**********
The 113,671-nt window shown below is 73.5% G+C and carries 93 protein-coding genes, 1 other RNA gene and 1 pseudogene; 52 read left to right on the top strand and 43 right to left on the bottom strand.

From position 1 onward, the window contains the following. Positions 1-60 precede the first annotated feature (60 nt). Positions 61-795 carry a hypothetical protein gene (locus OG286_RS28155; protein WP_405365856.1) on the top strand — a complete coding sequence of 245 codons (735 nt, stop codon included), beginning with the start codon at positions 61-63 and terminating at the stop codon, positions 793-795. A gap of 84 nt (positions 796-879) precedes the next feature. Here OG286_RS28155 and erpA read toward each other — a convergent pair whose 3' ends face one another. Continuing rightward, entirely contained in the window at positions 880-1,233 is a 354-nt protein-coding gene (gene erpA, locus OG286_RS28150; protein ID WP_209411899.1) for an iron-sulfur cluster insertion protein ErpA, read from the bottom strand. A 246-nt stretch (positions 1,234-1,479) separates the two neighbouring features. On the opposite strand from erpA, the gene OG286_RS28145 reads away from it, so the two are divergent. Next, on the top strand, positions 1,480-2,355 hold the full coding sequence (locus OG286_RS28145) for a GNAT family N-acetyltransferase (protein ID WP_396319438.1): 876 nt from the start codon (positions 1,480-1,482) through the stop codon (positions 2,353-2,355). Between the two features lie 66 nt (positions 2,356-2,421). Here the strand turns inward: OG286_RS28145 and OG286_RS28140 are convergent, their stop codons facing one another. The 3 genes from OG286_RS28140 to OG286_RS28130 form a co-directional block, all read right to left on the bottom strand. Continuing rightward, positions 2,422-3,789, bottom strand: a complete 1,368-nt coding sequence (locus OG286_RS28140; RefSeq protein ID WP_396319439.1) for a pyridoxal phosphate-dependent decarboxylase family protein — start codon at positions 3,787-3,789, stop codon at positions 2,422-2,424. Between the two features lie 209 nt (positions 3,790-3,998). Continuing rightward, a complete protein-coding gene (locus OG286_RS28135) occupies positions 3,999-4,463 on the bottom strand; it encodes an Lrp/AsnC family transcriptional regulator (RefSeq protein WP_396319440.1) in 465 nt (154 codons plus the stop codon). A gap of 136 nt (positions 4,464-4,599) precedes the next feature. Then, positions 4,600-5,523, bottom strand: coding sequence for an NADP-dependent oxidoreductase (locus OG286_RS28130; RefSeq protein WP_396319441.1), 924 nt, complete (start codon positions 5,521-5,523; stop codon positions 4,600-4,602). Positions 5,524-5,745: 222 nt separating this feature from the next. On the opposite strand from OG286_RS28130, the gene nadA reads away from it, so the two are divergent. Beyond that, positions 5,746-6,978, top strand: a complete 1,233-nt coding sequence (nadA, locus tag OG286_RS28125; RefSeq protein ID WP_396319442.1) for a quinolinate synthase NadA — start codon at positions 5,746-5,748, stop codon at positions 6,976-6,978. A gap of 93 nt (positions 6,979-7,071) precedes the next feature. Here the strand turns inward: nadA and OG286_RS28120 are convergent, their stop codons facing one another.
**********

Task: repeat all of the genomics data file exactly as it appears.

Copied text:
The 113,671-nt window shown below is 73.5% G+C and carries 93 protein-coding genes, 1 other RNA gene and 1 pseudogene; 52 read left to right on the top strand and 43 right to left on the bottom strand.

From position 1 onward, the window contains the following. Positions 1-60 precede the first annotated feature (60 nt). Positions 61-795 carry a hypothetical protein gene (locus OG286_RS28155; protein WP_405365856.1) on the top strand — a complete coding sequence of 245 codons (735 nt, stop codon included), beginning with the start codon at positions 61-63 and terminating at the stop codon, positions 793-795. A gap of 84 nt (positions 796-879) precedes the next feature. Here OG286_RS28155 and erpA read toward each other — a convergent pair whose 3' ends face one another. Continuing rightward, entirely contained in the window at positions 880-1,233 is a 354-nt protein-coding gene (gene erpA, locus OG286_RS28150; protein ID WP_209411899.1) for an iron-sulfur cluster insertion protein ErpA, read from the bottom strand. A 246-nt stretch (positions 1,234-1,479) separates the two neighbouring features. On the opposite strand from erpA, the gene OG286_RS28145 reads away from it, so the two are divergent. Next, on the top strand, positions 1,480-2,355 hold the full coding sequence (locus OG286_RS28145) for a GNAT family N-acetyltransferase (protein ID WP_396319438.1): 876 nt from the start codon (positions 1,480-1,482) through the stop codon (positions 2,353-2,355). Between the two features lie 66 nt (positions 2,356-2,421). Here the strand turns inward: OG286_RS28145 and OG286_RS28140 are convergent, their stop codons facing one another. The 3 genes from OG286_RS28140 to OG286_RS28130 form a co-directional block, all read right to left on the bottom strand. Continuing rightward, positions 2,422-3,789, bottom strand: a complete 1,368-nt coding sequence (locus OG286_RS28140; RefSeq protein ID WP_396319439.1) for a pyridoxal phosphate-dependent decarboxylase family protein — start codon at positions 3,787-3,789, stop codon at positions 2,422-2,424. Between the two features lie 209 nt (positions 3,790-3,998). Continuing rightward, a complete protein-coding gene (locus OG286_RS28135) occupies positions 3,999-4,463 on the bottom strand; it encodes an Lrp/AsnC family transcriptional regulator (RefSeq protein WP_396319440.1) in 465 nt (154 codons plus the stop codon). A gap of 136 nt (positions 4,464-4,599) precedes the next feature. Then, positions 4,600-5,523, bottom strand: coding sequence for an NADP-dependent oxidoreductase (locus OG286_RS28130; RefSeq protein WP_396319441.1), 924 nt, complete (start codon positions 5,521-5,523; stop codon positions 4,600-4,602). Positions 5,524-5,745: 222 nt separating this feature from the next. On the opposite strand from OG286_RS28130, the gene nadA reads away from it, so the two are divergent. Beyond that, positions 5,746-6,978, top strand: a complete 1,233-nt coding sequence (nadA, locus tag OG286_RS28125; RefSeq protein ID WP_396319442.1) for a quinolinate synthase NadA — start codon at positions 5,746-5,748, stop codon at positions 6,976-6,978. A gap of 93 nt (positions 6,979-7,071) precedes the next feature. Here the strand turns inward: nadA and OG286_RS28120 are convergent, their stop codons facing one another.